U.K.-born Alex Heffes is neither African nor American, but he was chosen with good reason to score History’s revamped adaptation of Alex Haley’s “Roots”: The 44-year-old composer favors projects with a sonic mash-up of influences. And he has spent time researching and recording music in Africa, for both the 2013 biopic “Mandela: Long Walk to Freedom” and the 2006 Uganda-set drama “The Last King of Scotland.”
“So I guess that’s some qualification, if you can call it that,” the Oxford-educated Heffes demurs. “I’m interested in doing movies that have a mixture of genres — and ‘Roots’ is the ultimate one.”
Tracking the long lineage of Kunta Kinte, snatched from his Gambian village in the 1700s and sold into slavery, “Roots” needed a massive score. Heffes’ palette morphed from Kunta’s African homeland into bluegrass and other flavors as the slave’s descendants are forced to adapt to the American South.
The first episode’s score features a children’s choir from Gambia, accompanied by a kora — a 21-string African instrument — played by West African musician Sona Jobarteh, recorded remotely.
With the arrival later in the miniseries of Kunta’s grandson, Chicken George, a slave who arranges cockfights, Heffes stirs in a banjo. It’s all unified by a traditional orchestra, recorded in London (as were Lincoln Jean-Marie’s vocals, which propel the main theme), with various percussion performed by Heffes.
“It was a very international way of doing it, which you can do with the internet now,” the composer says. “It was really important for me to have those West African influences, but then not feel constrained by them. It’s the strange mixing, the melting pot of different cultures and ideas which, for me, makes it interesting. But there’s always an off-screen echo of the African roots.”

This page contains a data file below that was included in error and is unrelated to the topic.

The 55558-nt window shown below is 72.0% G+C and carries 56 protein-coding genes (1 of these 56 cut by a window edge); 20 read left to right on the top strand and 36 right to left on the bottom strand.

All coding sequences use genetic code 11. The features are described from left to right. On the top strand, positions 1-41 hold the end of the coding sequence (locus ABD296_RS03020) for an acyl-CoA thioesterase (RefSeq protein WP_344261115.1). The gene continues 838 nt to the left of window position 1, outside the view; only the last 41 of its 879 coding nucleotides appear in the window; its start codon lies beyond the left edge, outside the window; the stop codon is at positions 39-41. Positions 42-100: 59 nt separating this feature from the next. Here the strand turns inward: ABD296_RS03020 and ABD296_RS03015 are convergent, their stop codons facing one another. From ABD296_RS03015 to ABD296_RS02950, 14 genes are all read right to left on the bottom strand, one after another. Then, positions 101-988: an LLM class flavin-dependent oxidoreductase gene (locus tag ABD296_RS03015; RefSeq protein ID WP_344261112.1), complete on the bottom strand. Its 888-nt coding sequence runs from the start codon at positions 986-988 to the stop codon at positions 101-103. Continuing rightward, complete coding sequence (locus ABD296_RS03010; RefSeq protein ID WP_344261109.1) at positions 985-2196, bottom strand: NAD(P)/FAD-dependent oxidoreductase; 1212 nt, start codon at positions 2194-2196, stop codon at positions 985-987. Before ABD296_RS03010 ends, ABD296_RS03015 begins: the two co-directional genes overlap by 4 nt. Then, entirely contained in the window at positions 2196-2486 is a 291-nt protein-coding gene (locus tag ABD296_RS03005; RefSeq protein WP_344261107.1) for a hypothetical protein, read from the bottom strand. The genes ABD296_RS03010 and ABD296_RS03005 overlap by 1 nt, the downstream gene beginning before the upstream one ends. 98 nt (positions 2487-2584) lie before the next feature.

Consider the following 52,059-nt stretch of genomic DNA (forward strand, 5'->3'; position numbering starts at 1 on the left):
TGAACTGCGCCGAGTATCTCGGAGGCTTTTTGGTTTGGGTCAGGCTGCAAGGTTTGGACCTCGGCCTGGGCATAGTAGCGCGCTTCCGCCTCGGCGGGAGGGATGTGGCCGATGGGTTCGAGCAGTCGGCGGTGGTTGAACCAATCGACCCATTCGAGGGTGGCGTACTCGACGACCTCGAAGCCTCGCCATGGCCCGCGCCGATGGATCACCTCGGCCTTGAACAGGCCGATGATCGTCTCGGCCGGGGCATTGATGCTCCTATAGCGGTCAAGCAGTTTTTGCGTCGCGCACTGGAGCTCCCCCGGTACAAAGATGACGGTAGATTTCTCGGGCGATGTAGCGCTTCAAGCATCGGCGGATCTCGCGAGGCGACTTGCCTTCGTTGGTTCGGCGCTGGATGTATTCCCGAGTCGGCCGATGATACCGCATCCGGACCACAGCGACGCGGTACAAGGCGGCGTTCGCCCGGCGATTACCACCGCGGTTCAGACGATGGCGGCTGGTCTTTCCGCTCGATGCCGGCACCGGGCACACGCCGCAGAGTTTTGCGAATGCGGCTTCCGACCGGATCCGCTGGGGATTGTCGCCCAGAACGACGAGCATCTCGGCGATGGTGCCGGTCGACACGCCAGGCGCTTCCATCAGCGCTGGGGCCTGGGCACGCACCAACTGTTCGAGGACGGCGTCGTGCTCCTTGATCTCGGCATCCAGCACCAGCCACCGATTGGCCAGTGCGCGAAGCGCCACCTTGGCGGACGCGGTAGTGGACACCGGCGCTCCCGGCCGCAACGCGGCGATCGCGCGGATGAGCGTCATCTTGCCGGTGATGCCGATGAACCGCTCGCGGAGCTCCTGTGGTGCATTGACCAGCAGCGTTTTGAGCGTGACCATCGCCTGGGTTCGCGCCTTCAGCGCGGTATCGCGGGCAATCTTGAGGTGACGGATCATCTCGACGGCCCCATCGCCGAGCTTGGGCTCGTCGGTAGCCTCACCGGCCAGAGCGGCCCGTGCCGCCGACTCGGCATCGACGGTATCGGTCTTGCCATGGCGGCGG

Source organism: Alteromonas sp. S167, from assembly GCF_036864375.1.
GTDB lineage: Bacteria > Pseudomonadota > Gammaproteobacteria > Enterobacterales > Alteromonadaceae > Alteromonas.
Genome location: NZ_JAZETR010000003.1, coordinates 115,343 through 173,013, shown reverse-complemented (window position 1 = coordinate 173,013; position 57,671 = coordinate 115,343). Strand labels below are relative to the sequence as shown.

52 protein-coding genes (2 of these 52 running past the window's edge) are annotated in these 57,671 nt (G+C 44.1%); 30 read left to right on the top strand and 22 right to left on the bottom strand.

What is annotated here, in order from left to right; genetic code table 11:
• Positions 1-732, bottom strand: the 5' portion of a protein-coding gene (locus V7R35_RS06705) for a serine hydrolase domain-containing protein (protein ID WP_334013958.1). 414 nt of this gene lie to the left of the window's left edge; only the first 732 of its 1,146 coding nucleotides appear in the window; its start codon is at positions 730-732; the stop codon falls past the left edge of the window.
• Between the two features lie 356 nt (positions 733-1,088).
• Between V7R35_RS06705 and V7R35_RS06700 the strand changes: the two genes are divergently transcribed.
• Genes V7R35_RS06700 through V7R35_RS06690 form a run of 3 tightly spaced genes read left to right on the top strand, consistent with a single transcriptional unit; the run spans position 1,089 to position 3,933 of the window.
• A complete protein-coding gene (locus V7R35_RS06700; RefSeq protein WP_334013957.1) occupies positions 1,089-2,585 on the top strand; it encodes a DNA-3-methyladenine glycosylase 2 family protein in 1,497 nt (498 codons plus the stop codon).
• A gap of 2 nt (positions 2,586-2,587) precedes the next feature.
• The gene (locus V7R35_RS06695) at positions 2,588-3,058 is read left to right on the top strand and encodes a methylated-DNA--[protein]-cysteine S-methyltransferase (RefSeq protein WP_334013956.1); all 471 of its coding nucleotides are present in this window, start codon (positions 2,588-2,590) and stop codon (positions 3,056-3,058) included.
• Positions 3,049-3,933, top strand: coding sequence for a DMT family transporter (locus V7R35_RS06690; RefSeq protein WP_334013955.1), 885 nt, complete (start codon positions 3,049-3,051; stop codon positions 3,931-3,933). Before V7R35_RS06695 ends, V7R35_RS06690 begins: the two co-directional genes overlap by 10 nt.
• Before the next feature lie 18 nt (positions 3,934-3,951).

The series, which premieres May 30, posed a unique logistical challenge in that its four episodes (which air over four consecutive nights) were each helmed by a different director — Phillip Noyce, Thomas Carter, Mario Van Peebles, and Bruce Beresford — and Heffes collaborated with each as though he were scoring four separate movies. “Four movies in four months with four different directors,” he laughs. (In total, it’s nearly five hours of original score.)
“The film styles are very different,” Heffes notes. “Noyce’s episode is stark and minimal. Beresford’s episode is totally different. I’m the one who’s going through all of the nights, so I’m trying to keep an overview on it, have it all make sense across all four nights, but give each director something special as well.”
Heffes created continuity largely via his main theme, a noble lament that carries across each installment. But the orchestration morphs “from something much more African to being more western as it moves forward in time,” he says. “The theme you hear in episode one is still there in the very last scene of episode four, but it’s gone through a passage of time — which is hopefully what the story does as well.”
The composer’s upcoming film projects include the thriller “Bastille Day,” starring Idris Elba, and another visit to Africa for the Disney family feature “Queen of Katwe.”
Heffes saw the original “Roots,” the 1977 ABC miniseries starring LeVar Burton, many years ago, but avoided revisiting it before approaching this new incarnation. “I wanted to come at this fresh,” he says. “I was really encouraged to do my own thing, and make this a ‘Roots’ that would speak to people today.”